Marriage: Building a Life After that First Carrot

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Marriage is of God.

It’s mind-blowing.

Nonetheless, and like many areas of life, we get attracted to the carrot (fuzzy courtship season) first, before the real deal.

Unfortunately, we naively expect to have a turbo-charged, carrot-filled existence the rest of our married lives.

Without having to plant a single carrot.

Beyond the Carrot.

Mercifully (albeit shockingly), we soon realize that the sweet crunchy carrot we ate in courtship was all there was.

To eat more carrots, we are supposed to get into the business of carrots.

Carrot-planting and carrot-nurturing to be exact.

Dr Gary Chapman refers to it as ‘filling up each others love tanks”

It’s a quick revelation that the sweetness of life and marriage doesn’t just happen by itself. Repeat experiences often require hard work.

Great lives and marriages are about deposits, not withdrawals.

About giving, not getting.

About growing, not stagnating.

About dying to own preferences and embracing sacrifice.

I know. Not exactly the lovey-dovey kind of stuff we want to hear.

But it’s the stuff that actually works.

Learning to be like God.

Marriage is all about learning to be more like God – teaching me to die to self, helping me learn a new hope and faith, one that defies all I’ve ever heard, known or believed.

So instead of spitting out the carrot, stomping my foot (this is not what I signed for!), I have found these two thoughts on marriage encouraging.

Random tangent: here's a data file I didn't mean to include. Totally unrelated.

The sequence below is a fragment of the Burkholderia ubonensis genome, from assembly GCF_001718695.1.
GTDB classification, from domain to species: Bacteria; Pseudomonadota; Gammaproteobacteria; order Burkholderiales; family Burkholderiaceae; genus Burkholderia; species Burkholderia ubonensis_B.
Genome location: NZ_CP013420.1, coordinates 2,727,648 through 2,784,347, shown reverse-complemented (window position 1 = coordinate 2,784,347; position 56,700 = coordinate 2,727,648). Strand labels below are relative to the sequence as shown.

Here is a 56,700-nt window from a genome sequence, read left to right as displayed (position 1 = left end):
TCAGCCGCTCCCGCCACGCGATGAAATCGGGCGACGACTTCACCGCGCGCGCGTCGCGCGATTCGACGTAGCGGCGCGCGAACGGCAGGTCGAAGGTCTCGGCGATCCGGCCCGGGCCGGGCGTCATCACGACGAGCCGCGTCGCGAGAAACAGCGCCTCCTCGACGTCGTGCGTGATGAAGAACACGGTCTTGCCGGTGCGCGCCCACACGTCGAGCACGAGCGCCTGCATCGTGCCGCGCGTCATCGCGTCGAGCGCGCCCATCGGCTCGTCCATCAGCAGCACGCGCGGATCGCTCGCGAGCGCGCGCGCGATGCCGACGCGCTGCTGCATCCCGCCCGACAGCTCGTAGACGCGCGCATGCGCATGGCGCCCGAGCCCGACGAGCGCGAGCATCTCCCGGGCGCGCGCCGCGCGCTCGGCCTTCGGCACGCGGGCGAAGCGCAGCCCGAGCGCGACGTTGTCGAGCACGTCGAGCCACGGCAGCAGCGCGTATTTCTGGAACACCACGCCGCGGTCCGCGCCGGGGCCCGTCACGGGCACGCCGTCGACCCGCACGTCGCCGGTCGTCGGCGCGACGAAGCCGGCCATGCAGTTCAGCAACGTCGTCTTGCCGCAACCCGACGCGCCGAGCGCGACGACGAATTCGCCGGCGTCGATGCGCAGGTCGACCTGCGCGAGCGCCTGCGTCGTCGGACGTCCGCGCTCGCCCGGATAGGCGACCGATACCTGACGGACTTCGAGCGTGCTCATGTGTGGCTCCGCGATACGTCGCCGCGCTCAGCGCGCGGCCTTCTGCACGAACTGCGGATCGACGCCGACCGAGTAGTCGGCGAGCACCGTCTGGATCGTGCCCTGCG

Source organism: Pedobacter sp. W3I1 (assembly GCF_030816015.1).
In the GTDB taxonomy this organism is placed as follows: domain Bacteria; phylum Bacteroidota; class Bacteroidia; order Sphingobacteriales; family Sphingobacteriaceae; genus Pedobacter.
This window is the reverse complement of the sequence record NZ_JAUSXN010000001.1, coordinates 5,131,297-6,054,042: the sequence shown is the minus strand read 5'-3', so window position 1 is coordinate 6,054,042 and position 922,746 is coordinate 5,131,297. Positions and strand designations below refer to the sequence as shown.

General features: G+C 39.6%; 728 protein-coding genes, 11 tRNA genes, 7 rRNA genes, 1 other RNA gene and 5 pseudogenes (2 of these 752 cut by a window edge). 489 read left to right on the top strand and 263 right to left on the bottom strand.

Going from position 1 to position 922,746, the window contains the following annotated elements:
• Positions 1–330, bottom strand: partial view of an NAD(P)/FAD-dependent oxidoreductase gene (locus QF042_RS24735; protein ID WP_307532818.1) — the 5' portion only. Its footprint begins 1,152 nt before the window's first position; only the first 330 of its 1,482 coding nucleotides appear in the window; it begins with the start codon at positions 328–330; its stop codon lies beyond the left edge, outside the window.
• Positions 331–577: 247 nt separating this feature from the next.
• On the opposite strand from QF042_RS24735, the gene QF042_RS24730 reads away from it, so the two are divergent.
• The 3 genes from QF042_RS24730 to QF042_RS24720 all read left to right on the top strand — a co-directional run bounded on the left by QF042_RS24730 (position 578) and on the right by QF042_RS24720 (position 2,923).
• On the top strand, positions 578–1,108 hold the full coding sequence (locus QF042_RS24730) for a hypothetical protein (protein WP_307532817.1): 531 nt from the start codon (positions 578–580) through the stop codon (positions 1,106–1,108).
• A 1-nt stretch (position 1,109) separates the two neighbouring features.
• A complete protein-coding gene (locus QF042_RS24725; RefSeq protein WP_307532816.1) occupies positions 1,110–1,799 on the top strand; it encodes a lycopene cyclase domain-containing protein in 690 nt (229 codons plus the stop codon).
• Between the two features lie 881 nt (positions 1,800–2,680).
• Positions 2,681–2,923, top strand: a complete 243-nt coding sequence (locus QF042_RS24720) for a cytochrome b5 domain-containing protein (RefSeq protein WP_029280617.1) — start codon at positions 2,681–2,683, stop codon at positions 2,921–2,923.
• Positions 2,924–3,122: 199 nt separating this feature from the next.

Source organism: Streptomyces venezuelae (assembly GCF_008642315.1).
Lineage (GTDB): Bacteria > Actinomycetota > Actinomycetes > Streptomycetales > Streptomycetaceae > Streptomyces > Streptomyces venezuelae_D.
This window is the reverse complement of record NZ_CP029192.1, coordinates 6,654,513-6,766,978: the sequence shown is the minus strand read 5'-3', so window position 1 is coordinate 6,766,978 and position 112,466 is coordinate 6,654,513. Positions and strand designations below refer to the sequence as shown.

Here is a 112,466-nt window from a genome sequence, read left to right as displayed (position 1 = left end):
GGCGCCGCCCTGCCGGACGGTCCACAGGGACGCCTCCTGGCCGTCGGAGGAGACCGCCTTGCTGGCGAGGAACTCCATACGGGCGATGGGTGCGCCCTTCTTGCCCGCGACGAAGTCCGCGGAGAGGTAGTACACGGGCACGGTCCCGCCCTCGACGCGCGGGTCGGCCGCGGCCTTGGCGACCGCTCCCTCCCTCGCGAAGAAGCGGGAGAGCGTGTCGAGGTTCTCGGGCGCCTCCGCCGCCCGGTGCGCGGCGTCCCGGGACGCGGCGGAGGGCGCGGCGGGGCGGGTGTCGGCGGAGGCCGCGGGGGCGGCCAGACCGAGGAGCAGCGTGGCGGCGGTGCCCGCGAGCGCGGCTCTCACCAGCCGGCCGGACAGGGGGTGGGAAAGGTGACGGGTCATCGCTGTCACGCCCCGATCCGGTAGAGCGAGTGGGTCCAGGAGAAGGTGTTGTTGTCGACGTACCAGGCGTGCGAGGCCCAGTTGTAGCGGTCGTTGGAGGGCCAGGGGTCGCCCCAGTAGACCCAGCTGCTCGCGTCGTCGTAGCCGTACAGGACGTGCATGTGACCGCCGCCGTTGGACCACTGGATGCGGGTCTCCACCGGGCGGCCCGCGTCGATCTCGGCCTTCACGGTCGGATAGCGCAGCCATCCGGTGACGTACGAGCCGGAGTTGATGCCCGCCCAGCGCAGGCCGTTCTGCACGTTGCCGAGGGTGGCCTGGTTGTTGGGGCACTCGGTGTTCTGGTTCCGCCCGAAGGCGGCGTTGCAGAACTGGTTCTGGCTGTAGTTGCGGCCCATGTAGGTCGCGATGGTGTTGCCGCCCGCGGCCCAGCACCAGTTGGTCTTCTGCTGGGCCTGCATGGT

1. Love

Love doesn’t always feel good.

Love is patient, love is kind. It does not envy, it does not boast, it is not proud. It does not dishonor others, it is not self-seeking, it is not easily angered, it keeps no record of wrongs.

Love does not delight in evil but rejoices with the truth. It always protects, always trusts, always hopes, always perseveres. Love never fails.

Real love is not a feeling but commitment and action.

You do not walk away from your commitment because it no longer ‘feels good’.

You stay and fight.

Just like life, love is a ‘do’ thing.

You don’t just speak about it, tell someone about it, you show it in your actions.

Action that begins in thought and manifests through intentionality.

2. Faith

Marriage demands defiant faith.

Not comfy or timid faith (timid faith is an oxymoron actually).

You can be humble. But not timid.

Defiant faith helps you overcome the early marriage conflicts and adjustments. It’s how you walk into acceptance, appreciation, awe and gratitude.

Faith has eyes that see the future.

Our microwave-give-it-to-me-yesterday generation demands comforts, unity, cleaving and all nice goodies now. If “I can’t have it now”, we reckon God must have moved on to something else and it’s time to move on too.

But faith equals waiting.

“Now faith is the substance of things hoped for, the evidence of things not seen.” Hebrews 11:1.

However you look at that verse, it reads “you’ll wait some'”

Faith is not paralyzed by today’s realities but keeps walking, even when it’s stuttering.

It keeps you in when you want out.

27 Comments

  1. I guess I was waiting for all those who are married already to share their insights 🙂 Just kidding. You have great stuff in the post and even in the comments. Thanks to everyone for adding their insights from experience. I love the aspect of carrot planting and nurturing. Takes work, and that is something most newly-weds don’t expect.